Ancient shipwreck reveals a lost age of Mediterranean trade

Ancient shipwreck reveals a lost age of Mediterranean trade

An ancient shipwreck dating from the 7th or 8th century AD which was found off the shore of Israel and loaded with cargo from all over the Mediterranean suggests trading with the West continued even after the Islamic conquest of the Holy Land.

According to the archaeologists, despite the religious tensions in the area, the shipwreck demonstrates that commerce was still thriving since it carried products from all over the Mediterranean, including Cyprus, Egypt, Turkey, and the coast of North Africa.

It was around the time the largely Christian Byzantine Empire was in decline and had begun losing its grip on this eastern Mediterranean region while Islamic rule was extending its reach.

But this newly-investigated shipwreck is evidence trade continued with the rest of the Mediterranean during that period according to Professor Deborah Cvikel, a nautical archaeologist at the University of Haifa and director of the dig.

Spotted then forgotten

The shipwreck was first spotted by two amateur divers, who spotted old timber, pottery fragments and ballast stones at the bottom of the Mediterranean Sea some 47km south of Haifa in 2005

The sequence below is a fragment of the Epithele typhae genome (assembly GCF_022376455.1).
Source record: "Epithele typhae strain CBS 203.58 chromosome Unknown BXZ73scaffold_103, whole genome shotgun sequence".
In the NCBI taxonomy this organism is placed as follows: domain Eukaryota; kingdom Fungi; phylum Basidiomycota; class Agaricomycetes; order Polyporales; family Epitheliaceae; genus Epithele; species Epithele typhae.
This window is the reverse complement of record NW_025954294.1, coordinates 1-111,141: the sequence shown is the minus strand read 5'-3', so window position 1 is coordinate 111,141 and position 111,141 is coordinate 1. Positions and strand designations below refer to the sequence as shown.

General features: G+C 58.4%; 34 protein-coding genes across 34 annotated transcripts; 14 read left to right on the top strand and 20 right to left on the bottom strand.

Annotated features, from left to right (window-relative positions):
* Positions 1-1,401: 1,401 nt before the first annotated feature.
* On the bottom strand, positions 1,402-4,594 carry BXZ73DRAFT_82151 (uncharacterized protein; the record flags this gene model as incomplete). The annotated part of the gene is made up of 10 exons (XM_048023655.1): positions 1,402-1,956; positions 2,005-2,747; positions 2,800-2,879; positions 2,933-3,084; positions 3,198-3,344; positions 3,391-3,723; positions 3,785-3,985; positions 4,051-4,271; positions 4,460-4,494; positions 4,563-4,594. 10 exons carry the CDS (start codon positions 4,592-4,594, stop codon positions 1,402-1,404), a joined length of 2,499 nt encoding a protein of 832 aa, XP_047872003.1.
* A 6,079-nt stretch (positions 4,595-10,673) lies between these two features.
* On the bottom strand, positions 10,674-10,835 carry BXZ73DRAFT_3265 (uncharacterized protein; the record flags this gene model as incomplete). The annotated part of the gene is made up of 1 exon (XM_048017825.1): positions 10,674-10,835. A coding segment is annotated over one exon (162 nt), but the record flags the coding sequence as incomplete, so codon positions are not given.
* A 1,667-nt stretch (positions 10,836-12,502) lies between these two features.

It was, however, left undisturbed and allowed to once again be covered in sand before being investigated by a team from the University of Haifa from 2016 and onwards. It lies just 70 meters off the coast, at a maximum water depth of 3 meters, buried under 1.5 meters of sand and appears to have sunk as a result of a navigational error.

The exposed hull remains, comprising the keel, endposts, aprons, framing timbers, hull planks, stringers, bulkheads and maststep assembly are in a good state of preservation. The ship is estimated to have been 23m long.

Artefacts on deck show the ship had docked in Cyprus, Egypt, maybe Turkey and perhaps as far away as the North African coast. The most significant finds are the ceramic sherds and complete amphorae. Other finds include rigging elements, wooden artefacts, organic finds, animal bones, glassware, coins, bricks, and rocks.

Researchers hope to find a hall to display the ship in its entirety to the public. Otherwise they will cover it with sand and leave it at the sea bottom with the countless other wrecks.

We have very few shipwrecks from this period and they are mostly smaller, coastal vessels. Here we have a large, nicely built merchantman that could brave the open seas, and that’s one of the things that make it unique.

Prof. Deborah Cvikel


The Leon Recanati Institute for Maritime Studies University of Haifa
Near Eastern Archaeology